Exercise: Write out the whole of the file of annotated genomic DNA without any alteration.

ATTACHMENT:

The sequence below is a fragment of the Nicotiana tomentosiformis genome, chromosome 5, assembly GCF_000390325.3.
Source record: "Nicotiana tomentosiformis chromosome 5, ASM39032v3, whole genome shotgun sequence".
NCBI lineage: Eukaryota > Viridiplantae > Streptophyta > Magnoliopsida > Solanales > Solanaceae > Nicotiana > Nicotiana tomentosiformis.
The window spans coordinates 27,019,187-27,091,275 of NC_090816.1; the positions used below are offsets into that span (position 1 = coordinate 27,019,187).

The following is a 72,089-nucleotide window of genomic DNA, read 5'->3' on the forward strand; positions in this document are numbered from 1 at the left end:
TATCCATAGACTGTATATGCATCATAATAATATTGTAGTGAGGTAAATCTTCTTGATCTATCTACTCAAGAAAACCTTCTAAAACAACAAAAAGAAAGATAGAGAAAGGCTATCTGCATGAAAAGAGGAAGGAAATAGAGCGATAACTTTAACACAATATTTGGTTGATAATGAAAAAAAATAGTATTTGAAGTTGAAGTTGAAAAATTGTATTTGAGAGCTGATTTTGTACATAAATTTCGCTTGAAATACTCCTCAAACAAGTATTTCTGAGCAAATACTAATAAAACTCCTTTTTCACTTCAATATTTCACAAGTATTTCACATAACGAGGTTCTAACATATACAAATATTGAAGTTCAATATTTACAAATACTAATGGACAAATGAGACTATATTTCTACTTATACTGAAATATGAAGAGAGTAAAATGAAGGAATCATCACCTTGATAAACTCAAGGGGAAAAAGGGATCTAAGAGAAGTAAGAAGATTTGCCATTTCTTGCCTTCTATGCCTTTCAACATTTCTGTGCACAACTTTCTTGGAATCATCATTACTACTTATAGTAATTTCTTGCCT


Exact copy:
The sequence below is a fragment of the Nicotiana tomentosiformis genome, chromosome 5, assembly GCF_000390325.3.
Source record: "Nicotiana tomentosiformis chromosome 5, ASM39032v3, whole genome shotgun sequence".
NCBI lineage: Eukaryota > Viridiplantae > Streptophyta > Magnoliopsida > Solanales > Solanaceae > Nicotiana > Nicotiana tomentosiformis.
The window spans coordinates 27,019,187-27,091,275 of NC_090816.1; the positions used below are offsets into that span (position 1 = coordinate 27,019,187).

The following is a 72,089-nucleotide window of genomic DNA, read 5'->3' on the forward strand; positions in this document are numbered from 1 at the left end:
TATCCATAGACTGTATATGCATCATAATAATATTGTAGTGAGGTAAATCTTCTTGATCTATCTACTCAAGAAAACCTTCTAAAACAACAAAAAGAAAGATAGAGAAAGGCTATCTGCATGAAAAGAGGAAGGAAATAGAGCGATAACTTTAACACAATATTTGGTTGATAATGAAAAAAAATAGTATTTGAAGTTGAAGTTGAAAAATTGTATTTGAGAGCTGATTTTGTACATAAATTTCGCTTGAAATACTCCTCAAACAAGTATTTCTGAGCAAATACTAATAAAACTCCTTTTTCACTTCAATATTTCACAAGTATTTCACATAACGAGGTTCTAACATATACAAATATTGAAGTTCAATATTTACAAATACTAATGGACAAATGAGACTATATTTCTACTTATACTGAAATATGAAGAGAGTAAAATGAAGGAATCATCACCTTGATAAACTCAAGGGGAAAAAGGGATCTAAGAGAAGTAAGAAGATTTGCCATTTCTTGCCTTCTATGCCTTTCAACATTTCTGTGCACAACTTTCTTGGAATCATCATTACTACTTATAGTAATTTCTTGCCT